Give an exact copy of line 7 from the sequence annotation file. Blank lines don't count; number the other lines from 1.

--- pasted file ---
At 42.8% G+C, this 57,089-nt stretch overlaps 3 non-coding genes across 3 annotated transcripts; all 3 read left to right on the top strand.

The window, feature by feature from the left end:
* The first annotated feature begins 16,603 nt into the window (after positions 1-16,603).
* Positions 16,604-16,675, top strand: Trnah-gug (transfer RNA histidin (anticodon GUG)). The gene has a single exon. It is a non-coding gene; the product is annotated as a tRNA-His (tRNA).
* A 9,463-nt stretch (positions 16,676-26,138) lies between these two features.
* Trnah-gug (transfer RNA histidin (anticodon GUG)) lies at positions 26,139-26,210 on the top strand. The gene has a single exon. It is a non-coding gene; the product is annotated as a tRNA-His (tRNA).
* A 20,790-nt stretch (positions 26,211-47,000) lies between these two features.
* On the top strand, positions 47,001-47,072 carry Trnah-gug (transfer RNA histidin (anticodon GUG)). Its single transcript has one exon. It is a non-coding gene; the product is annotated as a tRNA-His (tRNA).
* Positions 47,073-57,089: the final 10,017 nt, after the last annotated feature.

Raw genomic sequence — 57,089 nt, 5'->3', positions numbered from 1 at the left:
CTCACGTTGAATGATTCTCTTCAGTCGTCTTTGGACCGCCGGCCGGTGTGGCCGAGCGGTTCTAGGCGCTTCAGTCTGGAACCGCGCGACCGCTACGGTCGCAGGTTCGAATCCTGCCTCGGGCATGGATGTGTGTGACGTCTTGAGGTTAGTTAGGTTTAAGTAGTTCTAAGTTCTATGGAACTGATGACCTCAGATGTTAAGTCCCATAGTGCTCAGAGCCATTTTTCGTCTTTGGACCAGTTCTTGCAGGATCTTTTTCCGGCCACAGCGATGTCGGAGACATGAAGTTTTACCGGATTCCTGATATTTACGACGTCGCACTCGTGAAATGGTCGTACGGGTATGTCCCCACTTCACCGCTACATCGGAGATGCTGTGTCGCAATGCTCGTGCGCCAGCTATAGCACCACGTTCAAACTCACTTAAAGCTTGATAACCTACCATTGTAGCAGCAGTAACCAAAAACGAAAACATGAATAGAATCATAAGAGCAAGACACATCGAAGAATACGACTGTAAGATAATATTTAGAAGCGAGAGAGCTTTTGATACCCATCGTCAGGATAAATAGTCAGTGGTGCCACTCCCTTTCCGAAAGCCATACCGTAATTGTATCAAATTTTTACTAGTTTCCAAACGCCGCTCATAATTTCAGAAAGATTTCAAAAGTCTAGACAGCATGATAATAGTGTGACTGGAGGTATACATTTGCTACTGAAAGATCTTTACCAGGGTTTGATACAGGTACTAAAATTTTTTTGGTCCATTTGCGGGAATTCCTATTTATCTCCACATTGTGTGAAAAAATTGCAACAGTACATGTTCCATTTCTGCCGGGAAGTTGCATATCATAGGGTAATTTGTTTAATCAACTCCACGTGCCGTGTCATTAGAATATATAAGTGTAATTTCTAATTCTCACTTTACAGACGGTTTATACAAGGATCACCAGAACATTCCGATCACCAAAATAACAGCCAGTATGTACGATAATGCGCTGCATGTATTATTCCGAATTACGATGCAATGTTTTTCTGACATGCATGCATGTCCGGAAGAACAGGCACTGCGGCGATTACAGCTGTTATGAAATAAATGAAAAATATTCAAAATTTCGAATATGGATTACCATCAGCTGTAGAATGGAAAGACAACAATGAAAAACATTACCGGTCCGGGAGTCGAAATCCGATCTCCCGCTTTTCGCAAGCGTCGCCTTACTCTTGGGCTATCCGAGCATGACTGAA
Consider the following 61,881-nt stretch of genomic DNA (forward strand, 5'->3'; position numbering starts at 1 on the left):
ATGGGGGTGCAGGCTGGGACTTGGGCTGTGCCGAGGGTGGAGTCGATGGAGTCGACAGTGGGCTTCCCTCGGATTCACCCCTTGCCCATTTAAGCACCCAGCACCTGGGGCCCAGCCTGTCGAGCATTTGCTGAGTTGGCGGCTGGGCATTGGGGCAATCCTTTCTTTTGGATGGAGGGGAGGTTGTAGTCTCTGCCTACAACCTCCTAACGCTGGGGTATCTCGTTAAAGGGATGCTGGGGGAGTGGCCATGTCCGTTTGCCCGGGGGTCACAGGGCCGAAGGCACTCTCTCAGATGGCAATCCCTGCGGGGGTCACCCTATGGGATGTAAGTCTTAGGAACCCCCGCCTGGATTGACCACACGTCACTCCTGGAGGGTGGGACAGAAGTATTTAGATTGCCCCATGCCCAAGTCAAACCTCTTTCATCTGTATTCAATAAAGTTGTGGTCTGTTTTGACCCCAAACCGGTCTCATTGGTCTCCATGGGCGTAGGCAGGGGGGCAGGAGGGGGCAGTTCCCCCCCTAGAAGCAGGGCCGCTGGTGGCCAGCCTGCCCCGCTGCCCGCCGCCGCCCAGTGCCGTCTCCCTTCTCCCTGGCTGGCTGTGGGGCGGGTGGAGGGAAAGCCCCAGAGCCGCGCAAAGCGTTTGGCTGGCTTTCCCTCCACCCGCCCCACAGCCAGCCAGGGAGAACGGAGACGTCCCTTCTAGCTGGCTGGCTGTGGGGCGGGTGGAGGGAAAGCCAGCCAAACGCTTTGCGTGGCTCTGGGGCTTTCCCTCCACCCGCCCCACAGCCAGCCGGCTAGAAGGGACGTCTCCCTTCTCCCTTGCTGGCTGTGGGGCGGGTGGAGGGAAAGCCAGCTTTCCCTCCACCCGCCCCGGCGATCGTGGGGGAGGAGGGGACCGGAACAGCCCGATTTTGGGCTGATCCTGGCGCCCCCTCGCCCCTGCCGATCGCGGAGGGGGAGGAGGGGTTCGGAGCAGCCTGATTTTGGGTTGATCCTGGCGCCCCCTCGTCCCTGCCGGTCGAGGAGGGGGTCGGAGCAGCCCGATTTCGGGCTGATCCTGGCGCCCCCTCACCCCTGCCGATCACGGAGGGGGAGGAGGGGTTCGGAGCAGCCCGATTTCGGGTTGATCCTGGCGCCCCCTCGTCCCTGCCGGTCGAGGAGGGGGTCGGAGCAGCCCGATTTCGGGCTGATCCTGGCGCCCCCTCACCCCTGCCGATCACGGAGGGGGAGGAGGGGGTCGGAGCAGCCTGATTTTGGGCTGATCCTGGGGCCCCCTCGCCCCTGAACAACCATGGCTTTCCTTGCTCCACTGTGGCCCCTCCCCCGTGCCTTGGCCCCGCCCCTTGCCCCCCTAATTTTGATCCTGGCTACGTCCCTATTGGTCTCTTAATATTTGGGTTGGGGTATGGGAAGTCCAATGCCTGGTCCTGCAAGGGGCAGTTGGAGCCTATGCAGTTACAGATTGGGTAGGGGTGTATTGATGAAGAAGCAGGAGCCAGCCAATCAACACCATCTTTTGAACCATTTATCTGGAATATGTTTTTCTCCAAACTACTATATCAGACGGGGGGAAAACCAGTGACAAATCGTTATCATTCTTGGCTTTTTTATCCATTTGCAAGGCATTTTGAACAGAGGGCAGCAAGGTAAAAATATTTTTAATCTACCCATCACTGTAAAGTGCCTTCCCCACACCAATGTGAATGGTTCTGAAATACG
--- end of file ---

* A 20,790-nt stretch (positions 26,211-47,000) lies between these two features.